TOPICS:Tap US oil reserves, then go green

The controversial bans on drilling offshore and in the Arctic National Wildlife Refuge have preserved precious oil and natural-gas reserves owned by the public. Thank environmentalists for this unintended gift. But for these bans, we would have wasted the reserves without a strategic plan. Leasing and drilling would have lowered world oil prices by a few cents, benefiting more foreign consumers than Americans. The federal revenue from royalties, lease payments, and taxes would have been used to meet current federal expenditures. And our remaining publicly owned oil and natural gas would be substantially depleted. Consequently, our dependence on foreign energy sources would be even greater than it is — and it is likely that the current commodity price crisis would be worse.

We hope this price crisis prompts the adoption of a strategic plan to use the remaining value of our federally owned oil and natural-gas reserves to fund a clean, affordable, and independent energy future for America, a goal worthy of short-term environmental concessions and risks. Virtually all general drilling bans should be lifted. We should permit drilling offshore and in the ANWR and require that it be done with appropriate care. Before granting additional drilling rights, however, we should fundamentally change the terms of future oil and gas lease agreements to ensure that taxpayers capture more of the revenue from our remaining reserves. Today’s agreements provide exceptional profits for leaseholders when prices rise. That must change.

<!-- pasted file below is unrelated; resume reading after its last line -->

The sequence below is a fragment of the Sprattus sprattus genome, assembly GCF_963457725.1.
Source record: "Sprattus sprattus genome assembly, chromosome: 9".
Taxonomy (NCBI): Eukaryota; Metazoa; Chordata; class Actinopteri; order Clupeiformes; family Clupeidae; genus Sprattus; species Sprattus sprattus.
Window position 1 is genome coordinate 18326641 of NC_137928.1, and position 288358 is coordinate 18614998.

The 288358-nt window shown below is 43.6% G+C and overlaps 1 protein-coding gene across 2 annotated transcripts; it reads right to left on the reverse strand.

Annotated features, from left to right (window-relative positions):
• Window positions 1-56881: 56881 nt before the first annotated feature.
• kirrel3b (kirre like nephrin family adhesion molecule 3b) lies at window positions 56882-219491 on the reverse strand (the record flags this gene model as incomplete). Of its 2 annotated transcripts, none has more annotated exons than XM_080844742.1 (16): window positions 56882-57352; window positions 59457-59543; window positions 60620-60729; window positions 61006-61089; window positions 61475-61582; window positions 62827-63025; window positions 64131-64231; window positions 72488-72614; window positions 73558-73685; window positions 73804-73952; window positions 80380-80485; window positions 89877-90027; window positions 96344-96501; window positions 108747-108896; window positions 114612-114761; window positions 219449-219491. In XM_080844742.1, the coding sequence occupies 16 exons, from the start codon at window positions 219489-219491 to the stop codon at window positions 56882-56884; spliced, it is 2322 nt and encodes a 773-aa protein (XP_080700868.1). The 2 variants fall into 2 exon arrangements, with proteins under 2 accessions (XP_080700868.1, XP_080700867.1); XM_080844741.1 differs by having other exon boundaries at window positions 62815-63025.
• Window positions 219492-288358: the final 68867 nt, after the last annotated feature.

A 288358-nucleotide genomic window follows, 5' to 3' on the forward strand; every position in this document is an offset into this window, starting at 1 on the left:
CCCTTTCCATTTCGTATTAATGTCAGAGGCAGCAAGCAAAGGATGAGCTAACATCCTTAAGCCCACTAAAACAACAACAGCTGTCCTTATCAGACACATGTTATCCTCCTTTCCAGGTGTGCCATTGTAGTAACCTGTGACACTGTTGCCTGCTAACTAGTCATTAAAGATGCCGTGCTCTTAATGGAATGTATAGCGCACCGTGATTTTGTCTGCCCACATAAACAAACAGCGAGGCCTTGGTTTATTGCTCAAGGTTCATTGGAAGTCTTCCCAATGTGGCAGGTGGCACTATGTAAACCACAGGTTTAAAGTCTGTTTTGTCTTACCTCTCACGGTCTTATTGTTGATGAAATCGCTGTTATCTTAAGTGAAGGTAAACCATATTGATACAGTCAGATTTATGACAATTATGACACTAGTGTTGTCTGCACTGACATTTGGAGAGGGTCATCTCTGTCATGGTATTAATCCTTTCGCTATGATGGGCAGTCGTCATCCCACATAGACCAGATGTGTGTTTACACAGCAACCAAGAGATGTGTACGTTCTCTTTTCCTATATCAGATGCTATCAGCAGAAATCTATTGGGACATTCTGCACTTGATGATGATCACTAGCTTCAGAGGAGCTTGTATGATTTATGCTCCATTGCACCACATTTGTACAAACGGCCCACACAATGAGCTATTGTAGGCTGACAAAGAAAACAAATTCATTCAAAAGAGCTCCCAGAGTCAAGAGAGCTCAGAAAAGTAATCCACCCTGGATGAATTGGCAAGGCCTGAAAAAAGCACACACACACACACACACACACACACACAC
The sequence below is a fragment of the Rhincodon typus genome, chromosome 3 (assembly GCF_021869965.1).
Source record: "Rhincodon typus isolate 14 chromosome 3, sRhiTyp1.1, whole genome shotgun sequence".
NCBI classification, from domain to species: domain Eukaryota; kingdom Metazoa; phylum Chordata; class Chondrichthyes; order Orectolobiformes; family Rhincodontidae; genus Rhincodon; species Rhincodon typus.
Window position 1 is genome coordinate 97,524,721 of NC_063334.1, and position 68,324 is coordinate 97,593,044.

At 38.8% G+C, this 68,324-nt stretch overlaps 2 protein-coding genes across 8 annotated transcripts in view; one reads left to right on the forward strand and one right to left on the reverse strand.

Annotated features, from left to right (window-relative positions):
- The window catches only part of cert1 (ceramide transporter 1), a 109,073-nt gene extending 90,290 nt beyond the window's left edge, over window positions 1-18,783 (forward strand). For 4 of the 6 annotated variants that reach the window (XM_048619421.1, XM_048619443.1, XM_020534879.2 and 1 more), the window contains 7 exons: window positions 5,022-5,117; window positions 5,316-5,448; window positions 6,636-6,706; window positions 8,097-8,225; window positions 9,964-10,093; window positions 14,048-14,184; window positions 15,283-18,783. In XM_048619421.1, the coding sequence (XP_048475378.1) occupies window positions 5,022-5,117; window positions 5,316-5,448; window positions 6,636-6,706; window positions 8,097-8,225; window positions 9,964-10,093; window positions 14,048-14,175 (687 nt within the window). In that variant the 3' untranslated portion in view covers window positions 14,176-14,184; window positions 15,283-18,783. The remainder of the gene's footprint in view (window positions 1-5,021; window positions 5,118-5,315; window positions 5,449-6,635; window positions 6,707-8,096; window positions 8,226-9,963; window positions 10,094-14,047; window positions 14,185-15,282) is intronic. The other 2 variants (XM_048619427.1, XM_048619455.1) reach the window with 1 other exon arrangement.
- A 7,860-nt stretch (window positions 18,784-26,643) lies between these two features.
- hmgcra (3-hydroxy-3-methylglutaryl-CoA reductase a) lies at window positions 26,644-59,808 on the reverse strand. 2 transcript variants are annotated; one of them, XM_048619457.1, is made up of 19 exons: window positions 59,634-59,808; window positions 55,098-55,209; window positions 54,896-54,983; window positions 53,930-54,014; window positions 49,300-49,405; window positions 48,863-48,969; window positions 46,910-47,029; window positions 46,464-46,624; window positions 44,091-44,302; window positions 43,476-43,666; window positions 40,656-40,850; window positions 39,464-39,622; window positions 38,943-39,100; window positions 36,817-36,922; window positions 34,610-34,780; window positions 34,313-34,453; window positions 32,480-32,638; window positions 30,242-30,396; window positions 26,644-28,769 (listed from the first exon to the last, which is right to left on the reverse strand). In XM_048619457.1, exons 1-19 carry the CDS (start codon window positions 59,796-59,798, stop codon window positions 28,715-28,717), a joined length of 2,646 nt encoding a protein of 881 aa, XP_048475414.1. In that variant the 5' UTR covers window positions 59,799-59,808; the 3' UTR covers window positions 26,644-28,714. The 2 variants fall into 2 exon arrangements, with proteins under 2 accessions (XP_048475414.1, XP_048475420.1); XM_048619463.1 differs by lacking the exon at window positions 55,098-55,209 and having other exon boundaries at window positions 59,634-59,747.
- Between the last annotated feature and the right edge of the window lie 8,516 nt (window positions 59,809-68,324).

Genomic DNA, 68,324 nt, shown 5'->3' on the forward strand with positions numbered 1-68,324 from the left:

To achieve a net win for the environment, the federal revenue from future oil and gas production should be placed in a trust fund and used to foster a clean energy future for America. This must supplement, not replace, other environmental commitments we have made. We should jump-start the necessary federal investments for this secure energy future by immediately issuing bonds against this expected revenue. Doing so would guarantee that our remaining oil and natural gas revenue is actually used to establish energy alternatives.

The US can be virtually free of fossil-fuel use within a few decades. To meet such an objective, we would turn principally to solar and wind energy. Nuclear should be in the mix as well. We should rethink bio-fuels, discouraging those that compete with food production or degrade the environment while encouraging those that capture energy from waste. We are intrigued by the possibility of building a direct current superhighway that would permit the efficient transmission of nuclear, solar, and wind power throughout the nation.

But we should adopt a strategic plan before making any such tactical decisions. Clean energy technologies developed with federal funding should be federally owned and strategically shared with other nations. Taking these steps promptly would avoid an economic train wreck while greatly improving our national security. The US would be leading , this time toward a sustainable future. — The Christian Science Monitor